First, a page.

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Fourteen-year-old Mirai Nagasu competes in the U.S. Figure Skating Championships in St. Paul, Minn., in January.
Fourteen-year-old Mirai Nagasu competes in the U.S. Figure Skating Championships in St. Paul, Minn., in January. Matthew Stockman/Getty Images
The world figure skating championships are under way in Sweden, but the top U.S. woman is not competing. She is Mirai Nagasu, who is 4-feet-11-inches tall and, if you can believe this, all of 78 pounds. Nagasu is also a mere 14 years old, which is too young to qualify for the worlds.
What sense does it make to ban her? After all, she proved in legitimate competition to be the best figure skater we have, so what does her age matter? Besides, like it or not, she's part of the trend in American sport for athletes to be more accomplished at a younger age, as more attention is devoted to children's competition.
Kids are better than ever at sports. They mature earlier physically, they have more sophisticated coaching, and they learn to copy advanced skills by studying the best athletes on television. Abetted by adults, who seldom have the children's best interests at heart, they are encouraged to dedicate their young lives to sport — often to the general exclusion of school and a normal childhood.
The national sporting press has encouraged an emphasis on high school sports by giving young athletes a national stage. Seizing on our mania for polls, USA Today led the way when it began publishing the national rankings of high school teams, and the likes of ESPN and Sports Illustrated have joined in. McDonald's chooses All-America teams, making national celebrities of these kids.
We have always had a passion for high school sports. It's no different from why we Americans alone emphasize college sports. Athletics gives glamour and identity to a college or to a town's school.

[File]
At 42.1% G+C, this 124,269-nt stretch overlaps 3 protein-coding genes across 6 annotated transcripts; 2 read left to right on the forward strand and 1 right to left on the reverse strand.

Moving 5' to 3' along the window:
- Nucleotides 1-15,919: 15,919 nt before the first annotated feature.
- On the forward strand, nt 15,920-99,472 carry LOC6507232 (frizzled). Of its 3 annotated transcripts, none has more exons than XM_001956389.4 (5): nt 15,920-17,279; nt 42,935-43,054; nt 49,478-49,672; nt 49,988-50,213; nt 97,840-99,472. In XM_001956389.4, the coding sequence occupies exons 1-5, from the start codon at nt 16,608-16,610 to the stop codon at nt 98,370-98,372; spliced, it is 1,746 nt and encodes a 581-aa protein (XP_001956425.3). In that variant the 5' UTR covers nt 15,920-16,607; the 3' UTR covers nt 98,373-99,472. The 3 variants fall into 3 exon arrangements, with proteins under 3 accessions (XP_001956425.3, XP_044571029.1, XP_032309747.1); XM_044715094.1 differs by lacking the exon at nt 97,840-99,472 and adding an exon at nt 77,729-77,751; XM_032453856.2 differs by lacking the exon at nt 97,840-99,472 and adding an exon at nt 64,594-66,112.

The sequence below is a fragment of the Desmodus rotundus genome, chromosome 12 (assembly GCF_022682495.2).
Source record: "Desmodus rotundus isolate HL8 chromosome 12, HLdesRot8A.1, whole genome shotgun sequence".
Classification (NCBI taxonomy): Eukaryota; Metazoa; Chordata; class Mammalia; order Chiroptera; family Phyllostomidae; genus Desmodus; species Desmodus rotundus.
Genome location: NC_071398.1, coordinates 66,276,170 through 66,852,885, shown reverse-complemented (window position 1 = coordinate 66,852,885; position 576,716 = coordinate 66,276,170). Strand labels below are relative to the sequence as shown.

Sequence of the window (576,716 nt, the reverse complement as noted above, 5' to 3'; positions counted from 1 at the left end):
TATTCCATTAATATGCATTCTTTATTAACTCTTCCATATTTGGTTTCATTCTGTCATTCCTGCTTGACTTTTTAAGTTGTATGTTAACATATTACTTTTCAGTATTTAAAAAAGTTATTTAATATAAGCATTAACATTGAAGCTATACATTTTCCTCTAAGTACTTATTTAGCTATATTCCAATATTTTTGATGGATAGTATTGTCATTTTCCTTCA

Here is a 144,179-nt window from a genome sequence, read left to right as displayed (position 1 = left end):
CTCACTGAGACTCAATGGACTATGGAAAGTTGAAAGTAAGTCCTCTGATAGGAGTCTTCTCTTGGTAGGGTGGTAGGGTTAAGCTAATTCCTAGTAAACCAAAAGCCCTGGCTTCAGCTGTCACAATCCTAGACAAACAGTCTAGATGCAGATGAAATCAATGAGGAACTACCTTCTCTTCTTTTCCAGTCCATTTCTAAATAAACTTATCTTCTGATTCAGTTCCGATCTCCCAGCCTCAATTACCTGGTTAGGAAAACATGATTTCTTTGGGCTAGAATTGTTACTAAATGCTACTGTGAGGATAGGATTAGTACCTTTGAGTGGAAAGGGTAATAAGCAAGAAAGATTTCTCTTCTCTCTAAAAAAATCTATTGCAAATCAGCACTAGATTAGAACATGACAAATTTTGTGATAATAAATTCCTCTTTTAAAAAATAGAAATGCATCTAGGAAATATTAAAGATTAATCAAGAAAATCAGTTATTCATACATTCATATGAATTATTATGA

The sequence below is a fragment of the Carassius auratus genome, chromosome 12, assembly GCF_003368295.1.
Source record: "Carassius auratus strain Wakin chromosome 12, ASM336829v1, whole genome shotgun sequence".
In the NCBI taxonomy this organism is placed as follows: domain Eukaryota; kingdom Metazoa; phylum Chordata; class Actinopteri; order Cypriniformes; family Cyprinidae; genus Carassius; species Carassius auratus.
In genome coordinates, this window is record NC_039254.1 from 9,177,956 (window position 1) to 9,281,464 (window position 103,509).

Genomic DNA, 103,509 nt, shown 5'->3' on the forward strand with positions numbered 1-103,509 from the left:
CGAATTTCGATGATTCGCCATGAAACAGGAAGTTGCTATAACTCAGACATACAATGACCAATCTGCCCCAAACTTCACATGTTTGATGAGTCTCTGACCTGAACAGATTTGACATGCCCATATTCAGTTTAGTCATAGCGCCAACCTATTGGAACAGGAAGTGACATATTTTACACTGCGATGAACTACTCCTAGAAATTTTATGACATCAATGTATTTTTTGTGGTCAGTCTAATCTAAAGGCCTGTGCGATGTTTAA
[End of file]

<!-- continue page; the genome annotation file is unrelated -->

But what has changed is that it's a national show now. Isn't it enough for a team to win the county championship, a kid to make all-city? No longer. Now school teams travel the land, modern day vaudevillians, playing one-night stands that are hundreds and even thousands of miles away from home. There are all sorts of national post-season all-star games, even high school football bowl games.
Not everybody is happy with this development. In particular, women's figure skating, which was once the most popular female sport on TV, has plummeted in the ratings as the tiny teens have taken over the sport, jumping about the ice but unable to display the grown-up grace and elegance once displayed by Peggy Fleming, Dorothy Hamill and Kristi Yamaguchi. And from a more substantive point of view, at a time when educators are struggling to keep American boys in school and interest them in college, where young women now predominate, the increased glorification of school sport is surely counterproductive to education for boys.
The irony is that for so long so many Americans have decried the emphasis on college sport. Instead of that being remedied, the very sins of college athletics are now being passed down to high school.